PhD Biological Sciences, 2007. Lancaster University, UK
MSc Ecology, 2002. Universidade de Coimbra, Portugal
Licenciatura Biology, 1998. Universidade de Coimbra, Portugal
Soil Ecology and Invasion Processes of Acacia longifolia in the Nature Reserve Dunas de S. Jacinto - Interactions between Plants, Rhizobia and Plant-parasitic Nematodes (Post Doc Grant)
The exotic legume Acacia longifolia, is an invasive plant that colonises approximately 80% of the inland dune system in the Nature Reserve Dunas de S. Jacinto and excludes the native legumes such as Ulex europaeus. Conversely, in New South Wales, Australia, A. longifolia is a native plant and U. europaeus is an invasive exotic considered a Weed of National Significance. The mechanisms that lead to invasion by exotic plants are still largely unknown, although it is thought that biotic interactions may play an important role in such processes. Plant mutualists such as mycorrhizal fungi and rhizobia, as well as plant antagonists like plant-parasitic nematodes and pathogenic fungi may directly affect plant distribution and diversity. However, these organisms are also known to interact with each others, indirectly affecting the success of plant populations. Research is being conducted to investigate the direct and indirect effects of soil antagonists (plant parasitic nematodes and pathogenic fungi), mutualists (mycorrhizal fungi and rhizobia) and nematode microbial enemies on growth of A. longifolia and U. europaeus both in their native and exotic roles. The potential of rhizobial associations in inducing plant defence against plant-parasitic nematodes will be further explored using proteomic analysis.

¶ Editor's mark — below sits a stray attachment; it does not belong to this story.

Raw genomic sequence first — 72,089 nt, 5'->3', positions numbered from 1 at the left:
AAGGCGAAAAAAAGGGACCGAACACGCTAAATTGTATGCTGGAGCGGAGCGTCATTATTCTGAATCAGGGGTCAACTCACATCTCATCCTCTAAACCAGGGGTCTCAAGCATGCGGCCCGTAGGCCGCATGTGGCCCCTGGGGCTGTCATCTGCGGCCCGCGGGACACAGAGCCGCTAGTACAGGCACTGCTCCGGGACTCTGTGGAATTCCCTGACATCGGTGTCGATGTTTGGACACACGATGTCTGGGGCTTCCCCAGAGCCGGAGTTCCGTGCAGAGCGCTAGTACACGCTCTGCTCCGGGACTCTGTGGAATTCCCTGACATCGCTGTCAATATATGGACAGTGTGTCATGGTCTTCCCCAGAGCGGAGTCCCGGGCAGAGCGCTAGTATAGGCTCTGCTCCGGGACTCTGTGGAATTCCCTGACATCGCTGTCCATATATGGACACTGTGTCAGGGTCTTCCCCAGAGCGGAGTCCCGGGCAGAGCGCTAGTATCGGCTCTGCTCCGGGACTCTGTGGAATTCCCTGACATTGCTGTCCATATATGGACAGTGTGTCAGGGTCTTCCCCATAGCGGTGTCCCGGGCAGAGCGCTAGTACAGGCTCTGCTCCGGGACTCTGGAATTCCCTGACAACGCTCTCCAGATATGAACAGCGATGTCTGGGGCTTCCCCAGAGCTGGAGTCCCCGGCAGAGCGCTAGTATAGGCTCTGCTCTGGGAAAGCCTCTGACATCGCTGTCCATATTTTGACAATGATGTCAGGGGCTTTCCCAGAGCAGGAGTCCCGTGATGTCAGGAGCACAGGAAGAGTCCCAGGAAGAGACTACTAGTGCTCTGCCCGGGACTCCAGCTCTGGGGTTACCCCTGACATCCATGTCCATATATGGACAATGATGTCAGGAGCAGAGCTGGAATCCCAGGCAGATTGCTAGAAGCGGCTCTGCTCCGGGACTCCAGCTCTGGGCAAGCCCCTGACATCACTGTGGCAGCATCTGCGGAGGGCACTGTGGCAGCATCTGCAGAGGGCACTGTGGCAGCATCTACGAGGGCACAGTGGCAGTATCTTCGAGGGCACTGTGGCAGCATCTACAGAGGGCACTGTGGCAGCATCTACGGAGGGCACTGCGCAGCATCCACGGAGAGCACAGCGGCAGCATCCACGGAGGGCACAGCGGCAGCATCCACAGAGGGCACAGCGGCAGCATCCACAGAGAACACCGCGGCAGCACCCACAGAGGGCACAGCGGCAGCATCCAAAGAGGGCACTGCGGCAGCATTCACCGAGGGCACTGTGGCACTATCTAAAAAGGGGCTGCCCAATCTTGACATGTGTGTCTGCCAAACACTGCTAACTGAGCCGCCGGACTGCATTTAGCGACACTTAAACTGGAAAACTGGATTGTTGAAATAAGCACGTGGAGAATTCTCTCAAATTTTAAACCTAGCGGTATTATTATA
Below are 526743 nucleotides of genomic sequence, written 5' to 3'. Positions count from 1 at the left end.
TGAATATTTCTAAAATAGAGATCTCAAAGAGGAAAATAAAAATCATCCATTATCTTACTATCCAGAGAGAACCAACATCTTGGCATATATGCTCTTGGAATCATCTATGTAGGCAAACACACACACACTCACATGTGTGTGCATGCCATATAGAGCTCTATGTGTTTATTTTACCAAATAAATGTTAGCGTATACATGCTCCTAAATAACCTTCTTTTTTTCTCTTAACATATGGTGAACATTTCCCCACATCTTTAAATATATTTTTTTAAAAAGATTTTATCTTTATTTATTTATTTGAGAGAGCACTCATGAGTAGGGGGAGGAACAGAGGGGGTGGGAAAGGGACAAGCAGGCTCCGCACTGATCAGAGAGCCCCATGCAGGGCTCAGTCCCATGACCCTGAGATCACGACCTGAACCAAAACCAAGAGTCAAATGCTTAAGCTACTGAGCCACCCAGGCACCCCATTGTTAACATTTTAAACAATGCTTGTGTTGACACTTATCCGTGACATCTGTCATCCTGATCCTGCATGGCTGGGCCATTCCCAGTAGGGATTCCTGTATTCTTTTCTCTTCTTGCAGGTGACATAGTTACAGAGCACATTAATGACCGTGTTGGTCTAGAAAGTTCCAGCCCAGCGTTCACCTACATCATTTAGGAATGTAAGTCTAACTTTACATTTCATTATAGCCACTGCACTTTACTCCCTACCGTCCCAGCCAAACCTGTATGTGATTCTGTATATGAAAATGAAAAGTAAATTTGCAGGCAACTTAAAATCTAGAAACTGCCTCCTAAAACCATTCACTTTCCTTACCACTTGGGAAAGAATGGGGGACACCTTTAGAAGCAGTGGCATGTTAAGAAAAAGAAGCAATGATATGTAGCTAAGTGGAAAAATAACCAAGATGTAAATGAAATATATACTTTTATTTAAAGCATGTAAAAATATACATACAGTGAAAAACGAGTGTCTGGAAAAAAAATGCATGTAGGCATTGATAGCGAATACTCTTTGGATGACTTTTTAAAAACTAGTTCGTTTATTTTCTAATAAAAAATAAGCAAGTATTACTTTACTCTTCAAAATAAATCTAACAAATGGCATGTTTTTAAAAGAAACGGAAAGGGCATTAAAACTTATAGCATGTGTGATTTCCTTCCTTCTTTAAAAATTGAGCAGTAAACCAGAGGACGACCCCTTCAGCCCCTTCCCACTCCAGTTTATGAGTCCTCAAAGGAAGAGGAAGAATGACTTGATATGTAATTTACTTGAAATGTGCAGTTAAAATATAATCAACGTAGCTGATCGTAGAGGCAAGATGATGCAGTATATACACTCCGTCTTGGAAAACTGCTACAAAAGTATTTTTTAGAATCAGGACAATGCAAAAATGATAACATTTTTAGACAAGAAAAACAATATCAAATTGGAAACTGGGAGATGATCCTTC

What Turns a Quiet Alien into a Powerful Invader? An assessment of introduction history and invasive plant traits (III/62/2008 - PI)
Vascular plants are among the most ubiquitous invaders of the biosphere. Unlike natives, alien (“non-native” or “exotic”) plants owe their presence to direct or indirect activities of humans. Although some are introduced accidentally, most have been deliberately introduced for agricultural, sylvicultural, ornamental, or medicinal purposes.
Almeida and Freitas list the presence of more than 550 vascular exotic species in Portugal, belonging to 113 families, which represent some 17% of the total Portuguese flora. Almost 40% of the listed species are actually or potentially invasive, including agricultural weeds and invaders of natural habitats, and ca. 7% are considered dangerous invaders.
We will complete the dataset of exotic species compiled by Almeida and Freitas (2006) with plant functional traits and tentatively relate invasiveness back to date, strategy and purpose of introduction. Our work will focus on the coastal areas of central Portugal. The critical questions in this research project are: what attributes make invasive species successful and why do only some introduced species become invasive? Does invasiveness depend on introduction history? What habitats are most threatened by invasion?
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